As we head into the third year of the pandemic, burnout is top of mind. It seems as ubiquitous as COVID itself, affecting people of every generation, gender, and race. Like many challenges of the pandemic, burnout is impacting healthcare professionals (HCPs) with greater intensity than other populations. It has become a widely recognized crisis, with highly publicized reports of worsening mental health, compassion fatigue, demoralization, and mass resignations.
While burnout among HCPs isn’t new, its rapid acceleration is forcing us to address it with a new level of urgency and empathy. Just to keep up the changing demands of their day-to-day lives has required more agile problem-solving and more innovative ways of connecting. With two years of pandemic experience, we’re proactively planning for the cognitive, emotional, and contextual realities of burned-out HCPs and designing our engagements to reduce friction so they yield the greatest impact and the best outcomes.
Our work is far from done, but we’re already seeing signs of progress and we’re excited for the possibilities of the year to come.
Investing in resiliency: In November 2021, the United States Department of Health and Human Services dedicated $103 million to address burnout among healthcare professionals. The funds will be used by hospitals and academic institutions to educate providers on burnout and build out more robust “workforce resiliency programs.”
Retail healthcare support: Between March and mid-July of 2020, 41% of people reported foregoing medical care. Preventative care and outpatient general medical appointments were the most skipped. Now that vaccines are widely available, people are trying to catch up and they’re facing difficulty booking appointments and longer time in the waiting room. Major retailers like CVS Health and Walmart have expanded their offerings to include basic preventative care, chronic disease management, and virtual telehealth services, helping to offset increased demand for healthcare and address patients’ limitations to accessing outpatient office care.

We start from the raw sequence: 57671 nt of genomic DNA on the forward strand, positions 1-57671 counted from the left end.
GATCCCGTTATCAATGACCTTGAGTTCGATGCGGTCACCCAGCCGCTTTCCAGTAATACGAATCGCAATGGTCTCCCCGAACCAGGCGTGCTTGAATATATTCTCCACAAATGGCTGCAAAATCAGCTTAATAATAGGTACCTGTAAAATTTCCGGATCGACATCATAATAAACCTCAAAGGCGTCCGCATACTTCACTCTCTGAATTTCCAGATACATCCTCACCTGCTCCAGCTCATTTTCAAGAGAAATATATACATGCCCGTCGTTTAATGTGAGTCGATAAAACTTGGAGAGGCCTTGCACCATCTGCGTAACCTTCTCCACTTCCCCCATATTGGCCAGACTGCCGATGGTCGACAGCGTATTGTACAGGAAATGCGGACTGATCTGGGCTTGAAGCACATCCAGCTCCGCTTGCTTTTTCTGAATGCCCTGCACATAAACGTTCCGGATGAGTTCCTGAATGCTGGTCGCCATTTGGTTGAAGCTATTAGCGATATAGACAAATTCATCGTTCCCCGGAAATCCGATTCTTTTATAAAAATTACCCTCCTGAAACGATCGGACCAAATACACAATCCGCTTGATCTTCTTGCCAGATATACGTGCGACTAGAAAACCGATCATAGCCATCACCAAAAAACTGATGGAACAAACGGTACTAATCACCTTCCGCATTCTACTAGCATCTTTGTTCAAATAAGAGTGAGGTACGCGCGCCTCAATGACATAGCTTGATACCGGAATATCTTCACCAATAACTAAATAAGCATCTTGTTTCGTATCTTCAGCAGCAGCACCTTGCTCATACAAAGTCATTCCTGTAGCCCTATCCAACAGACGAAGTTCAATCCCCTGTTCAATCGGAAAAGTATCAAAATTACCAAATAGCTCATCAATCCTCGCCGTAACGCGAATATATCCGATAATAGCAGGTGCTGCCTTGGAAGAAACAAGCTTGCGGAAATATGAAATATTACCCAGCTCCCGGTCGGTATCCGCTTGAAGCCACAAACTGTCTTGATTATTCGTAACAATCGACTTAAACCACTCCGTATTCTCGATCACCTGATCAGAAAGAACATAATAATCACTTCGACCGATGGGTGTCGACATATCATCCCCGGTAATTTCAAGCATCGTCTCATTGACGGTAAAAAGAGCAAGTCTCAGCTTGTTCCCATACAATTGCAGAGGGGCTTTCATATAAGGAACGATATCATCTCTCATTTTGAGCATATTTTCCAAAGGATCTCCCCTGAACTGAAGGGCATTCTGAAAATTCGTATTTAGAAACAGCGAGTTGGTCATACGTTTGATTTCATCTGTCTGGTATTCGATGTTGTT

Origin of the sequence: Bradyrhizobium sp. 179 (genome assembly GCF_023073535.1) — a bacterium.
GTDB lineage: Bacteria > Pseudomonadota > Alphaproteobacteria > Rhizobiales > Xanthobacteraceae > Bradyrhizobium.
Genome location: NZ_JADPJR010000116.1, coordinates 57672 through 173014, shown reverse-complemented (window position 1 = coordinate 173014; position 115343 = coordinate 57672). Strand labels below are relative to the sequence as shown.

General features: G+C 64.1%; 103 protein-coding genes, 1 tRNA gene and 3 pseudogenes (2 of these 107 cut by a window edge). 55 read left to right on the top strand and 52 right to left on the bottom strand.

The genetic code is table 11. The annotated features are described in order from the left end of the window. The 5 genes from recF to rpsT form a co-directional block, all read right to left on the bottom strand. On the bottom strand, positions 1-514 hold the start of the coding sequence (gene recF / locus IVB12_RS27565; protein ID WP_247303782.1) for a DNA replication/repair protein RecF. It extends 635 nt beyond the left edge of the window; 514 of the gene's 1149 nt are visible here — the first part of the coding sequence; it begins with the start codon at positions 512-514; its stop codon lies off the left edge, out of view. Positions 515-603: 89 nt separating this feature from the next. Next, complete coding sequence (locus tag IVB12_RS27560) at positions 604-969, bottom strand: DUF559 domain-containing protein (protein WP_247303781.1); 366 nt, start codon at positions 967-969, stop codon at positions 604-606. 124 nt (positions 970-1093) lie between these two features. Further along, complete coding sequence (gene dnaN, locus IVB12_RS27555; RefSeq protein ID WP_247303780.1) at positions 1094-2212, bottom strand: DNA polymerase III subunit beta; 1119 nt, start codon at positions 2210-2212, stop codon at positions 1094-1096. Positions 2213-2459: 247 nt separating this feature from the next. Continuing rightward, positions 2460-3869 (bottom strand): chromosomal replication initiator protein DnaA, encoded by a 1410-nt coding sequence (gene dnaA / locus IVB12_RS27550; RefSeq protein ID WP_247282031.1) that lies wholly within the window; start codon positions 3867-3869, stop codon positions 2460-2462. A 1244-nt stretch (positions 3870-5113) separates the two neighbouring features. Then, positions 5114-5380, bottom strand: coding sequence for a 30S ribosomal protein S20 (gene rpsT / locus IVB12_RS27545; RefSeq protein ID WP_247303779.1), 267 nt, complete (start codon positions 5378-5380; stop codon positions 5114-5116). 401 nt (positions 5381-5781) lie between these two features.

Telemed ed and “webside manner”: Medical schools are coming up with innovative solutions to meet the demands of the remote world. At Kaiser Permanente’s Bernard J. Tyson School of Medicine, students can practice heart dissections virtually using 3D models and augmented reality. Weill Cornell is helping students prepare for a future of virtual visits by providing technical training and teaching them how to connect with patients and express empathy on camera.
Healing with creativity: The Washington Baltimore Center for Psychoanalysis has launched a new initiative for healthcare workers called The Things They Carry Project. Through the initiative, workers can join free writing workshops that are designed and led by writers and clinicians, with the aim of helping them process the trauma and emotional exhaustion of the pandemic.